Team Canada will lock horns with Norway on Thursday for the club’s first test in Sochi. An elated and anxious group of Canada’s finest, led by forward Sidney Crosby, arrived Sunday night and began practicing on Monday.
The Canadians took the ice again today, which saw coach Mike Babcock stick to the same line combinations. The squad’s first line center is Crosby, flanked by Pittsburgh teammate Chris Kunitz and Jeff Carter.
Team Canada plans to reprise their golden victory from Vancouver and send the nation into a frenzy. Domination in the tournament hinges on two key factors: speed and precision. Hockey is a game of inches and Team Canada will battle zealously for each faceoff win, cycle of the puck, and shot on goal.
The ice surface proves challenging—measuring an additional 15 inches wider than North American surfaces—and requires superb hockey sense, leaving no room for error or nerves. Strong puck movement and management are requisites for the entire tournament, particularly against European squads who are accustomed to and effectively utilize the larger space. Unlike the Canadians, Norway boasts a squad with a considerable number of KHL players.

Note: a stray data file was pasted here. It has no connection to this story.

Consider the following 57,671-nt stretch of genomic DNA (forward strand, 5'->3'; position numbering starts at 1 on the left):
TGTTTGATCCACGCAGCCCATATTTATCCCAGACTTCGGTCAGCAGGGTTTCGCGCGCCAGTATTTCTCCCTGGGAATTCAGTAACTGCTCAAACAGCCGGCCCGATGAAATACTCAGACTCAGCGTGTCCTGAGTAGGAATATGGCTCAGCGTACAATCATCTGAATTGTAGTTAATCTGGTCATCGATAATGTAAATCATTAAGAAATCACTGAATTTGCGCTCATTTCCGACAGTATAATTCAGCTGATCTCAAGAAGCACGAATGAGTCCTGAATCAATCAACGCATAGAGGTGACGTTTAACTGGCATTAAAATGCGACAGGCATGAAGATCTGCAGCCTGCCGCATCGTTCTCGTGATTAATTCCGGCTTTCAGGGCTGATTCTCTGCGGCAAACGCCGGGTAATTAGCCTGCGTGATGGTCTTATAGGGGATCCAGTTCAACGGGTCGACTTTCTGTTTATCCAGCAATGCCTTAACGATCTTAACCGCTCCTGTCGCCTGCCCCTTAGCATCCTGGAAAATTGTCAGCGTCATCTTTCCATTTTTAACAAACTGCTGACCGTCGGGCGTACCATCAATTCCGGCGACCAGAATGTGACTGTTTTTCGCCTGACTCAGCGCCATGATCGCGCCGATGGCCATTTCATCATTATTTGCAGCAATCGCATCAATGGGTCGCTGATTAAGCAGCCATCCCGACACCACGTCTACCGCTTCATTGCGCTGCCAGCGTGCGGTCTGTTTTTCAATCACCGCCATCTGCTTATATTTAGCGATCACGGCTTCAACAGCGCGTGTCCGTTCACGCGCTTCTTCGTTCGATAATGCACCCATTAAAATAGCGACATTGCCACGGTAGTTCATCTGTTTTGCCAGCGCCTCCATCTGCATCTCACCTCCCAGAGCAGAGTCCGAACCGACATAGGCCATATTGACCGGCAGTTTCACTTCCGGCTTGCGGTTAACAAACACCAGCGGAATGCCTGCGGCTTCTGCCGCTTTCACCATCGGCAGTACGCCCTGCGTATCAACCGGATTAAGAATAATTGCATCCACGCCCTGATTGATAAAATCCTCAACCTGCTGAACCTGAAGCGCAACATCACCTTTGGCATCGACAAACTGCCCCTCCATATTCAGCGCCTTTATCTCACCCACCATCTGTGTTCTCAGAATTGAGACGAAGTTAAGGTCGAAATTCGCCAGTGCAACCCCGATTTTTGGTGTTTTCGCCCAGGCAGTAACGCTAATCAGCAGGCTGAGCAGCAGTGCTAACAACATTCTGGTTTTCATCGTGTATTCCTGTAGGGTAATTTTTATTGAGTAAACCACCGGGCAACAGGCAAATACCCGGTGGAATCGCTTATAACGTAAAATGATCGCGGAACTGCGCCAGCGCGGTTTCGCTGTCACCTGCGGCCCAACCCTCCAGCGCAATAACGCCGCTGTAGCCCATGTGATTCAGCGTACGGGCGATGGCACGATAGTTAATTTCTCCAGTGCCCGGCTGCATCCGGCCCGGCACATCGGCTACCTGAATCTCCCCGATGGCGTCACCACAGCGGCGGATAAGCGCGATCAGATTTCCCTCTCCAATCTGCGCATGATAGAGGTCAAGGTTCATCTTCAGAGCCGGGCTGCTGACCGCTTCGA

In light of this, Babcock will incorporate truncated shifts for each player: from 45 seconds by NHL standards to 40 seconds. In doing so, Team Canada can provide unrelenting pressure in the attacking zone, outskating opponents while pushing them to the periphery—away from the play and opening shooting lanes. Fatigue threatens performance at both ends of the ice.
The decision also benefits special teams situations, where the Canadians have no shortage of skill and experience. Special teams will make all the difference in Sochi, with a valiant and organized effort from explosive skaters securing victory.
Crosby, Patrice Bergeron, and Jonathan Toews are among Canada’s assortment of two-way players and can clock minutes on both the power play and penalty kill. Shorter shifts will only augment their performances and allow for precise and quick decision-making. Russia’s Evgeni Malkin and Pavel Datsyuk are among the tournament’s elite, thus Canada’s shutdown line must be fleet of foot and energized as well.
Perhaps Canada’s weakest area is goaltending. Despite experience at the previous Olympics in Vancouver, Roberto Luongo has struggled with confidence. Should Luongo succumb to nerves, Carey Price and Mike Smith are experienced in international competition. With a plethora of talent between the pipes, namely Finland’s Tukka Rask, Sweden’s Henrik Lundqvist, and America’s Jonathan Quick, Canada cannot afford a lackluster effort.
Babcock’s line combinations:
Chris Kunitz—Sidney Crosby—Jeff Carter
Patrick Sharp—Jonathan Toews—Rick Nash
Patrick Marleau—Ryan Getzlaf—Corey Perry
Jamie Benn—Jonathan Tavares—Patrice Bergeron
Duncan Keith—Shea Weber
Jay Bousmeester—Alex Pietrangelo
Marc-Edouard Vlasic—Drew Doughty